Henri Léon Lebesgue (1875-1941), Measure and the Integral, edited with a biographical essay by Kenneth Ownsworth May (1915-1977), The Mathesis Series, Holden-Day, 1966, xii + 194 pages.
Formerly, when I was a schoolboy, the teachers and pupils had been satisfied with this reasoning by passage to the limit. However, it ceased to satisfy me when some of my schoolmates showed me, along about my fifteenth year, that one side of a triangle is equal to the sum of the other two and that π=2. Suppose that ABC is an equilateral triangle and that D, E, and F are the midpoints of BA, BC, and CA. The length of the broken line [= polygonal path] BDEFC is AB+AC. If we repeat this procedure with the triangles DBE and FEC, we get a broken line of the same length made up of eight segments, etc. Now these broken lines have BC as their limit, and hence the limit of their lengths, that is, their common length AB+AC, is equal to BC. The reasoning with regard to π is analogous.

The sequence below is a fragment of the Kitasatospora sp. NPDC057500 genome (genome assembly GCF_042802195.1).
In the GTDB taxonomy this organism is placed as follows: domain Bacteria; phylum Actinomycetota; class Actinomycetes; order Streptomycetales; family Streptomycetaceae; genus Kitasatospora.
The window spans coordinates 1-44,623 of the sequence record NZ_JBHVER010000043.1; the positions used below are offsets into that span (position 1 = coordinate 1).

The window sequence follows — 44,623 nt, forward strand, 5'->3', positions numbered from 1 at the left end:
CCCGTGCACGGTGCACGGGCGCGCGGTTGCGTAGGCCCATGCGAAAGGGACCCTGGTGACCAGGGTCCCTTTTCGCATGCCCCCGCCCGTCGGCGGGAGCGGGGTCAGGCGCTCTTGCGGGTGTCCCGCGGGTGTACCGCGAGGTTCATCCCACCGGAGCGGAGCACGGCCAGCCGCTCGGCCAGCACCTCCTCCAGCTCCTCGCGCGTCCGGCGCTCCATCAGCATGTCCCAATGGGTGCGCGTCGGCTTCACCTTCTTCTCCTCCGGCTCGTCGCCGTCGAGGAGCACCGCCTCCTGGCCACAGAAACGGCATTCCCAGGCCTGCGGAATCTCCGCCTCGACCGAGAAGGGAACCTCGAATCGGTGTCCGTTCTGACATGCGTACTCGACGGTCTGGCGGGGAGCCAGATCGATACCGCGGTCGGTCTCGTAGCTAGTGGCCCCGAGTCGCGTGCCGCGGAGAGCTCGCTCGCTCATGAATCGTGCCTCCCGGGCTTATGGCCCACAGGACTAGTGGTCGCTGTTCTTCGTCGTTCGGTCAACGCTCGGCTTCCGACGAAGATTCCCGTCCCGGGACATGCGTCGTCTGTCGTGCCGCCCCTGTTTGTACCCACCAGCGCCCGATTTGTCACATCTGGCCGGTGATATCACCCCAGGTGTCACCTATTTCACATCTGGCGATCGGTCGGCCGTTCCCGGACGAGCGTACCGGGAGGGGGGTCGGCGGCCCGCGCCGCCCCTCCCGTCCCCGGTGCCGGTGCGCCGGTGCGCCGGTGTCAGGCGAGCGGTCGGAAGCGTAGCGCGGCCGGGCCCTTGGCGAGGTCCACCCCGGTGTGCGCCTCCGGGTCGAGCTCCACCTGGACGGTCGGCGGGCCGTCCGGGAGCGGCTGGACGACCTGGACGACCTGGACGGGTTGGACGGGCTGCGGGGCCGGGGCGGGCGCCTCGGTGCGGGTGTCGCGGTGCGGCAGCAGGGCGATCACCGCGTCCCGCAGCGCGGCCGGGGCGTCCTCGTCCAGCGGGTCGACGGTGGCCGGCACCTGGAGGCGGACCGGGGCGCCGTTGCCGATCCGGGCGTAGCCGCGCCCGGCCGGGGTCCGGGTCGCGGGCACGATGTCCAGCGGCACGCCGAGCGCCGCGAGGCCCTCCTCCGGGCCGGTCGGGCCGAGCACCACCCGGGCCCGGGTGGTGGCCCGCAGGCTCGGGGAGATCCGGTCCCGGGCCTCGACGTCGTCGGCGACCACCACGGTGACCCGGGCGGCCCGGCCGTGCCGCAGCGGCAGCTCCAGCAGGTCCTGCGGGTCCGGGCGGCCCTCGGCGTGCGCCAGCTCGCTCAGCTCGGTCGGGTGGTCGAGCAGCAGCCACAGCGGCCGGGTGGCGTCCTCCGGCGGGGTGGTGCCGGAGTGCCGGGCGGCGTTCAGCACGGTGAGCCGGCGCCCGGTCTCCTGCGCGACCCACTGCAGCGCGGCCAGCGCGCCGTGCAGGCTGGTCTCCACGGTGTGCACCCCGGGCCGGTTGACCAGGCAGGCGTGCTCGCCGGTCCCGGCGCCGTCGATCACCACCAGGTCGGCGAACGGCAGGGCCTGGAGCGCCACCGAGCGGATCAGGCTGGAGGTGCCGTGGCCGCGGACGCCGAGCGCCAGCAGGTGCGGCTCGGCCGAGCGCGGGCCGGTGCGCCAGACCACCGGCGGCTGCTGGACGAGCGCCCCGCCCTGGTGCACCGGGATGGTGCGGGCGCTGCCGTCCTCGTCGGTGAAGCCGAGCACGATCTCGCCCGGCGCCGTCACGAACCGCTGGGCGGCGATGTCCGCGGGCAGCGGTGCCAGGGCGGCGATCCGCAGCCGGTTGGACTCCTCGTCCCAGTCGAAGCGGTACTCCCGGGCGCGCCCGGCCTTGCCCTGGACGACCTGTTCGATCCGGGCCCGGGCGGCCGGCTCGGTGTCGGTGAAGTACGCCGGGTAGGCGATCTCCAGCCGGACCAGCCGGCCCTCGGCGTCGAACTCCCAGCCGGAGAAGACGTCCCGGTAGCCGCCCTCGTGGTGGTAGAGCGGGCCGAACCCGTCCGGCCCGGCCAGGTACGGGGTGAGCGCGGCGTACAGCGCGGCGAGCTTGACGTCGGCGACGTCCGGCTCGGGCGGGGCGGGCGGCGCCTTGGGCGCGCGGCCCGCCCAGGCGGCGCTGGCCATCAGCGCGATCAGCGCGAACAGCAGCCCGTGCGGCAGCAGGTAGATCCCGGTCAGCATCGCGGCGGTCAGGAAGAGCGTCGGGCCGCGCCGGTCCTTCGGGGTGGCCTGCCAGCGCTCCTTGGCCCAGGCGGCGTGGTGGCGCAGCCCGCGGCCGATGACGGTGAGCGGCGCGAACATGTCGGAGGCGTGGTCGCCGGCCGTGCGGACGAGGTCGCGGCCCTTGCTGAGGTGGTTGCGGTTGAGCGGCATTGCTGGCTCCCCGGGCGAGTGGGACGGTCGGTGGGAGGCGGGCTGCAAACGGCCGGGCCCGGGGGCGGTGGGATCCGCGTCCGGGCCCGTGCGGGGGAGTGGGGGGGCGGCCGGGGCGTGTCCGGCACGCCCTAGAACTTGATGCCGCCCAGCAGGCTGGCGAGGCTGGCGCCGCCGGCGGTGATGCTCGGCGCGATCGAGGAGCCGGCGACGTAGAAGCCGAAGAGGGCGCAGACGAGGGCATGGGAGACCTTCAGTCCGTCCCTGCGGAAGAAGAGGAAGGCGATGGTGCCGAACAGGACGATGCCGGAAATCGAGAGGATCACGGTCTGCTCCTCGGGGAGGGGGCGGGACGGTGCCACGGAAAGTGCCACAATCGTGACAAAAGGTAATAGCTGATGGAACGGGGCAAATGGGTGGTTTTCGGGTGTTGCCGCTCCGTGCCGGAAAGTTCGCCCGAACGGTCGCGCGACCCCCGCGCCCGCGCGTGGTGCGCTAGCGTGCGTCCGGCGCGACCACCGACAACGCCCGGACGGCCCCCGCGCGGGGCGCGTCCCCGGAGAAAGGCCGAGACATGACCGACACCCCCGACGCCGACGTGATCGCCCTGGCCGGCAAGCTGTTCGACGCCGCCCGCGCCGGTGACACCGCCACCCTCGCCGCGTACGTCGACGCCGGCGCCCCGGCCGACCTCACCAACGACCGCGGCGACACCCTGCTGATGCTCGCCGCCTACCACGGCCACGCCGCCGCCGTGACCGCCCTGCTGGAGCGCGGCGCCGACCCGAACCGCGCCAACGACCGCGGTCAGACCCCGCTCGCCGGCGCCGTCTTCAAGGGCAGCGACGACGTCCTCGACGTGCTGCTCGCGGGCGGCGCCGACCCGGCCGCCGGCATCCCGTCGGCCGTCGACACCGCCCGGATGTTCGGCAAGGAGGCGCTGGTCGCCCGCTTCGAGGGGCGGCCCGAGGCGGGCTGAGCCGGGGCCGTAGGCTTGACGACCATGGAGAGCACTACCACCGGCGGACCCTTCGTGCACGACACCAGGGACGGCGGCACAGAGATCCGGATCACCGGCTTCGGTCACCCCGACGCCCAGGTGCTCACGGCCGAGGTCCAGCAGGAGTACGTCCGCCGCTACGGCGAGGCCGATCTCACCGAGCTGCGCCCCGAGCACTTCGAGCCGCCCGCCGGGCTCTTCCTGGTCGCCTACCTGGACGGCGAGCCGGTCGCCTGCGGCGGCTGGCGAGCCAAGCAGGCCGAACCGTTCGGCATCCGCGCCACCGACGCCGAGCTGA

Nothing, absolutely nothing, distinguishes this reasoning from what we used to evaluate the circumference and area of a circle, the surface and volume of a cylinder, a cone, and a sphere. This result has been extremely instructive to me.
Besides, every paradox is highly instructive. In my opinion, the critical examination of paradoxes and the correction of erroneous reasoning should be standard exercises, frequently repeated at the secondary level.